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April 8, 2021

Ninth Circuit provides yet another ruling on post-FIRST STEP Act federal compassionate release authority

When it rains it pours, at least wih respect to compasionate release rulings these days.  In this last post, I called a Fifth CIrcuit decision handed down yesterday the latest such ruling.  But, thanks to people on Twitter smarter than me, I learned that the Ninth Circuit issues a ruling on this topic today in US v. Aruda, No. 20-10245 (9th Cir. April 8, 2021) (available here). Here is the start and a key paragrph of the ruling:

Patricia Aruda appeals from the district court’s order denying her motion for compassionate release under 18 U.S.C. § 3582(c)(1)(A)(i).  We hold that the current version of U.S. Sentencing Guidelines Manual (“U.S.S.G.”) § 1B1.13 is not an “applicable policy statement[] issued by the Sentencing Commission” for motions filed by a defendant under the recently amended § 3582(c)(1)(A).  Because the district court relied on U.S.S.G. § 1B1.13, we vacate and remand so that the district court can reassess Aruda’s motion for compassionate release under the correct legal standard....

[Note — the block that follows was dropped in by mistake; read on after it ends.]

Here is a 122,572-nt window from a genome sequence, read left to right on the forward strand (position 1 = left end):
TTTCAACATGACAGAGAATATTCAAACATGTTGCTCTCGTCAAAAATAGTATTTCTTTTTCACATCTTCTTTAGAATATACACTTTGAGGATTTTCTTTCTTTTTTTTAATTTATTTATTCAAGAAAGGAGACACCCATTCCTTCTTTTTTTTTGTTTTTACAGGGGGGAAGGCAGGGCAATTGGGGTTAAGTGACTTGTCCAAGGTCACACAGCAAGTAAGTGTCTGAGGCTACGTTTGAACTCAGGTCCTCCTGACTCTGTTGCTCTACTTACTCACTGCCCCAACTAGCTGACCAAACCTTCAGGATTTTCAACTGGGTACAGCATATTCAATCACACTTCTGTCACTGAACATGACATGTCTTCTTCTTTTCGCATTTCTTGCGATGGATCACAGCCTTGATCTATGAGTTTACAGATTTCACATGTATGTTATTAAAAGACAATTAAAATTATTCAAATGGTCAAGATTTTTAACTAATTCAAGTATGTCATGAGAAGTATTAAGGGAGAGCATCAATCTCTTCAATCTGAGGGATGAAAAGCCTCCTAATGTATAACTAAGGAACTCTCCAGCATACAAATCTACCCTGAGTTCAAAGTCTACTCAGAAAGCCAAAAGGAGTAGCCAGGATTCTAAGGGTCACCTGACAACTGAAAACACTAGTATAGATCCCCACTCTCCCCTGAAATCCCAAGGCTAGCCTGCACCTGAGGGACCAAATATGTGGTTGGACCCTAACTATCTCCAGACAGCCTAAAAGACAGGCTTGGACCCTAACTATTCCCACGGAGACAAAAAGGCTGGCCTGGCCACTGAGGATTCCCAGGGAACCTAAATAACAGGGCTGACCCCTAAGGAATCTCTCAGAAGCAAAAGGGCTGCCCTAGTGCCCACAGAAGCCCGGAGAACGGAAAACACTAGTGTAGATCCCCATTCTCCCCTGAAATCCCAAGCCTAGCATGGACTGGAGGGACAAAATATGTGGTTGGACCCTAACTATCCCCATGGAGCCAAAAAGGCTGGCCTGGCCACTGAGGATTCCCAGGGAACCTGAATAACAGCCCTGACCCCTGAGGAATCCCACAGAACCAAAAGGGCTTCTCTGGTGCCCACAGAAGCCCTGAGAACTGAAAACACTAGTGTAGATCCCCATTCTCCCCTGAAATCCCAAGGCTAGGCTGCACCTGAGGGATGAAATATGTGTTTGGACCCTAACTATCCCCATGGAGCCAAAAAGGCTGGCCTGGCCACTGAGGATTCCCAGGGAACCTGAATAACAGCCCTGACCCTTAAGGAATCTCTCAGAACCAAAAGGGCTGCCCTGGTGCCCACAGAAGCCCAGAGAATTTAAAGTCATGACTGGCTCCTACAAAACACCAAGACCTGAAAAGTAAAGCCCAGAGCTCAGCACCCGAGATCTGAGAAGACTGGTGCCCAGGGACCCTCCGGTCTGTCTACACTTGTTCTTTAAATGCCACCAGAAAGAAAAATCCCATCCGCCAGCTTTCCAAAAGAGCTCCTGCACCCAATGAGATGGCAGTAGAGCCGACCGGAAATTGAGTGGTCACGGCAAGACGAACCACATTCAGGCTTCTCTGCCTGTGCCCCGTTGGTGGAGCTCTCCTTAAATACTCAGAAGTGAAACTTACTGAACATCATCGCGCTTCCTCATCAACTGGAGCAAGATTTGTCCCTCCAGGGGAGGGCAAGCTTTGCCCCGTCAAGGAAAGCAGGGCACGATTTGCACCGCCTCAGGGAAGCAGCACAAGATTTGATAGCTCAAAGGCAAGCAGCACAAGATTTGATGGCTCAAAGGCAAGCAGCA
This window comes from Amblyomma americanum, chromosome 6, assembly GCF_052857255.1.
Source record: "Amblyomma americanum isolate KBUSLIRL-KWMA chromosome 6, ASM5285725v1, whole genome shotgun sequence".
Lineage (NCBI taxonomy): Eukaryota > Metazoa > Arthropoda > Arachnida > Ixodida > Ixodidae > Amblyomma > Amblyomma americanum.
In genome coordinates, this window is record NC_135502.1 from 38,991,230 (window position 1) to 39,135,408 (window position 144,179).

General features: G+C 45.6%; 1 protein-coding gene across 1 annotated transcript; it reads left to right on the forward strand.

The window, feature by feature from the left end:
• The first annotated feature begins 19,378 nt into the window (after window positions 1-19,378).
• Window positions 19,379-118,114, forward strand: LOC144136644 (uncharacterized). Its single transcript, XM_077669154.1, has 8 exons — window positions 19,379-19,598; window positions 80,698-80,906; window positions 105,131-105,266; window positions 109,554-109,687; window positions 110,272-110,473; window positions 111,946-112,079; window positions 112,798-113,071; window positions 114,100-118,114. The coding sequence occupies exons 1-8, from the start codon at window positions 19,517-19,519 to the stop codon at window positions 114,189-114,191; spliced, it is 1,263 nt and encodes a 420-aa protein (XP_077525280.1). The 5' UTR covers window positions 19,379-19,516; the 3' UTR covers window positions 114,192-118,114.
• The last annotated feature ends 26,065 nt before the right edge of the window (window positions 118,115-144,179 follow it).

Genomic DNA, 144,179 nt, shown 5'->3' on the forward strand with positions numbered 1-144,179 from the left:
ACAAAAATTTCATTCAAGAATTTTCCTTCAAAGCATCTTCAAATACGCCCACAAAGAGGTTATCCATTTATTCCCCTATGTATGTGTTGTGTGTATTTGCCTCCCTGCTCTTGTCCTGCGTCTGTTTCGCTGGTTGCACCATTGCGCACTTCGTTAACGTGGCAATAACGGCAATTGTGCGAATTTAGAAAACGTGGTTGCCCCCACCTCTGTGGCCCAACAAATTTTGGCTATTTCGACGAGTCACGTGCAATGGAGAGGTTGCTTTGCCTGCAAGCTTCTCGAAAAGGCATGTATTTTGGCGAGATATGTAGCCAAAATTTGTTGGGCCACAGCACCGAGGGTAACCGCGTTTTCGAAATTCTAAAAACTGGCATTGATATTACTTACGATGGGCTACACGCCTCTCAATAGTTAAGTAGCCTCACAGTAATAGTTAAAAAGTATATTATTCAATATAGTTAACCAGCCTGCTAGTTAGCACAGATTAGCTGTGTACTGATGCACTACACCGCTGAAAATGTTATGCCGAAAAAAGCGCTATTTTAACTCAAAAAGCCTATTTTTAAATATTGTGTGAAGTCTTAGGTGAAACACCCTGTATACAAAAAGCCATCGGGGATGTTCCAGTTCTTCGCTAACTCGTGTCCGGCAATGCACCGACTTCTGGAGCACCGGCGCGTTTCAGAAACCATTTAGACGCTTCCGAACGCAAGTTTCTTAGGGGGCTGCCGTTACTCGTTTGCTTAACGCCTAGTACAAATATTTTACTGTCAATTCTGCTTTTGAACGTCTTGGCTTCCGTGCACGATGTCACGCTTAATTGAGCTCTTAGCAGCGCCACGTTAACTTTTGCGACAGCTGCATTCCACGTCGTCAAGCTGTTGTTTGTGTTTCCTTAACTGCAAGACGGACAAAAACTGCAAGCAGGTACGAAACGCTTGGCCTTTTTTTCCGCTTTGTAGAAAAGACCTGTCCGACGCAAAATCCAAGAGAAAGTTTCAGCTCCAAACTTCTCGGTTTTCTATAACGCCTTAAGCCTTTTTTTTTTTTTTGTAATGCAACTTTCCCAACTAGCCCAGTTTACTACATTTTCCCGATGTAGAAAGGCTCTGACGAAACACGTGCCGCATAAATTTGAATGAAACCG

We agree with the persuasive decisions of our sister circuits and also hold that the current version of U.S.S.G. § 1B1.13 is not an “applicable policy statement[]” for 18 U.S.C. § 3582(c)(1)(A) motions filed by a defendant.  In other words, the Sentencing Commission has not yet issued a policy statement “applicable” to § 3582(c)(1)(A) motions filed by a defendant.  The Sentencing Commission’s statements in U.S.S.G. § 1B1.13 may inform a district court’s discretion for § 3582(c)(1)(A) motions filed by a defendant, but they are not binding. See Gunn, 980 F.3d at 1180.

A few of many, many prior related posts:

April 8, 2021 at 08:56 PM | Permalink

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